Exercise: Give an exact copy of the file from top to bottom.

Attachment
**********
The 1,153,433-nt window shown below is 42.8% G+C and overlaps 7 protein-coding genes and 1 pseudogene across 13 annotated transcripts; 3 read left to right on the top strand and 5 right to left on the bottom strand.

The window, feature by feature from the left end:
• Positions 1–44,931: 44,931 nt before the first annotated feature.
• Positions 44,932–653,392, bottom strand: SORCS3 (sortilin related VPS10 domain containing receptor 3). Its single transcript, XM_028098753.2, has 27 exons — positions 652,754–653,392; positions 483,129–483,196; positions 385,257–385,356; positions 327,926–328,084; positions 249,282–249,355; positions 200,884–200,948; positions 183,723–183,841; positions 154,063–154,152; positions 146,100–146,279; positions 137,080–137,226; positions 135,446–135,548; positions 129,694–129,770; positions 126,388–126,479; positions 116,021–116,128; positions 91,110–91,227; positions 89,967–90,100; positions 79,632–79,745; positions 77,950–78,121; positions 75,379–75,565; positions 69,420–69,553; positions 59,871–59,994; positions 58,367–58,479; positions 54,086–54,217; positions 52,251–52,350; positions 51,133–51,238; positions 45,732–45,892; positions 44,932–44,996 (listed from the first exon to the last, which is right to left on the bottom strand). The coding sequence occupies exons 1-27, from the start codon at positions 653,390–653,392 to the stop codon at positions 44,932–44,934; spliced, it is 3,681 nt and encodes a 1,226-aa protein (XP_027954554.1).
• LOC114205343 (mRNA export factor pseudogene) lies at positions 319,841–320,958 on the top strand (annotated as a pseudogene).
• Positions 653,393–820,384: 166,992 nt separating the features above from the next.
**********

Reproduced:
The 1,153,433-nt window shown below is 42.8% G+C and overlaps 7 protein-coding genes and 1 pseudogene across 13 annotated transcripts; 3 read left to right on the top strand and 5 right to left on the bottom strand.

The window, feature by feature from the left end:
• Positions 1–44,931: 44,931 nt before the first annotated feature.
• Positions 44,932–653,392, bottom strand: SORCS3 (sortilin related VPS10 domain containing receptor 3). Its single transcript, XM_028098753.2, has 27 exons — positions 652,754–653,392; positions 483,129–483,196; positions 385,257–385,356; positions 327,926–328,084; positions 249,282–249,355; positions 200,884–200,948; positions 183,723–183,841; positions 154,063–154,152; positions 146,100–146,279; positions 137,080–137,226; positions 135,446–135,548; positions 129,694–129,770; positions 126,388–126,479; positions 116,021–116,128; positions 91,110–91,227; positions 89,967–90,100; positions 79,632–79,745; positions 77,950–78,121; positions 75,379–75,565; positions 69,420–69,553; positions 59,871–59,994; positions 58,367–58,479; positions 54,086–54,217; positions 52,251–52,350; positions 51,133–51,238; positions 45,732–45,892; positions 44,932–44,996 (listed from the first exon to the last, which is right to left on the bottom strand). The coding sequence occupies exons 1-27, from the start codon at positions 653,390–653,392 to the stop codon at positions 44,932–44,934; spliced, it is 3,681 nt and encodes a 1,226-aa protein (XP_027954554.1).
• LOC114205343 (mRNA export factor pseudogene) lies at positions 319,841–320,958 on the top strand (annotated as a pseudogene).
• Positions 653,393–820,384: 166,992 nt separating the features above from the next.